The other zone files are similar to the previous one and also have to be within /var/nameddirectory. I.e. for local view of example-domain.com. the content of zone file is:

$TTL 1D
@    IN    SOA    @ root.example-domain.com. (
2012062501 ; serial
1D         ; refresh
1H         ; retry
1W         ; expire
3H )       ; minimum
NS    ns1.example-domain.com.

ns1        A    10.0.0.2

Note that it is almost identical, except that IP address for name server is now from a private range! Finally, here is the content of zone that contains names from a local network:

$TTL 1D
@    IN    SOA    @ root.example-domain.local. (
2012062501 ; serial
1D         ; refresh
1H         ; retry
1W         ; expire
3H )       ; minimum
NS    ns1.example-domain.com.

test        A    172.16.1.1

Again, almost the same. Note that I added one test record with phony IP address. This is so that I can test DNS server if it is correctly resolving IP addresses.

One final thing before starting DNS server! You should change file ownership and SELinux context. To do so, use the following two commands (run them in /var/named directory):

chcon system_u:object_r:named_zone_t:s0 example-domain.*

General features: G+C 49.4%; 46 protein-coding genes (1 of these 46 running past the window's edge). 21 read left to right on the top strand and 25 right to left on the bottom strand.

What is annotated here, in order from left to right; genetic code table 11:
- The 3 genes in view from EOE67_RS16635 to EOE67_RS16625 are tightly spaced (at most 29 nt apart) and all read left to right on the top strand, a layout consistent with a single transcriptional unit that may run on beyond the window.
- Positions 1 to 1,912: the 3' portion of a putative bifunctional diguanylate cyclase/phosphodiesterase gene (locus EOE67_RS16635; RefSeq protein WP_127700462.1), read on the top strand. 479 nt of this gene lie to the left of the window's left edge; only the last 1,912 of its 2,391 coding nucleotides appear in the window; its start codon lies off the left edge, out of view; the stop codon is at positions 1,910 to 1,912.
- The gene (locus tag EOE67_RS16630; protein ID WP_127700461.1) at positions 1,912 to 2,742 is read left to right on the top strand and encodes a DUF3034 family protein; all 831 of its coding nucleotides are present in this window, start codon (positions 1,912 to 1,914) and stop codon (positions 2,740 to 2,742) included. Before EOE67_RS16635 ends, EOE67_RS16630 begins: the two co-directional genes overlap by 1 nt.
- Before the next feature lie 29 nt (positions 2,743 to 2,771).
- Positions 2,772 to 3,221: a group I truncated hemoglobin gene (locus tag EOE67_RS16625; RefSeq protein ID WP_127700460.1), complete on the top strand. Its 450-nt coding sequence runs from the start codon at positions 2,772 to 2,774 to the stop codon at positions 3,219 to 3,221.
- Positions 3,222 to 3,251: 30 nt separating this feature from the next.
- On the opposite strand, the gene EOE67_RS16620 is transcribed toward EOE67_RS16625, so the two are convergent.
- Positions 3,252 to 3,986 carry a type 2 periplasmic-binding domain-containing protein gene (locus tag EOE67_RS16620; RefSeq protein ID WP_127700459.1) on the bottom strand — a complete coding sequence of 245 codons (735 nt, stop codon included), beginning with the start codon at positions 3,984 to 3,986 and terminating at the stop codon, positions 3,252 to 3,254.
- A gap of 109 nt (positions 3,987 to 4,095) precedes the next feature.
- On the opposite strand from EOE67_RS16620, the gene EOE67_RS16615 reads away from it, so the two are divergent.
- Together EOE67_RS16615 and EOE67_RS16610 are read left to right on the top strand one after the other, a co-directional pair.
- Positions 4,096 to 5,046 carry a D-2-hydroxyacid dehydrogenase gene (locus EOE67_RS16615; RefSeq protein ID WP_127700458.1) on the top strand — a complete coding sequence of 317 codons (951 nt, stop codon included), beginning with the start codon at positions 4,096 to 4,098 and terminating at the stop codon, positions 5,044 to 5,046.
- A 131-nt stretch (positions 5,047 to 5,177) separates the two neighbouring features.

chown root.named example-domain.*

The first command changes SELinux context, and the second one owner and group of files. So, it is time to start BIND, i.e. DNS, server:

/etc/init.d/named start

If there were some error messages, like the following one:

zone example-domain.com/IN/internal: loading from master file example-domain.com.local failed: permission denied
zone example-domain.com/IN/internal: not loaded due to errors.

Then something is wrong. Look carefully what it says to you as the error messages are quite self explanatory! In this particular case the problem is that DNS server can not read zone file. If you get that particular error message, check that SELinux context and ownership were changed properly.

Testing

Now, if you get just OK, it doesn’t yet mean that everything is OK. You have to query server in order to see if it responds correctly. But, if there were any errors, they will be logged in/var/log/messages.

To test DNS server, use nslookup like this:

nslookup <name> 127.0.0.1

Here, I assume you are testing on a DNS server itself. If you are testing on some other host then you should change address 127.0.0.1 with proper IP address of DNS server (public one in case you ask from the internet, local one if you are asking from some computer in DMZ or local network). In any case you should receive correct answers. Here are few examples:

# nslookup ns1.example-domain.com 127.0.0.1
Server:        127.0.0.1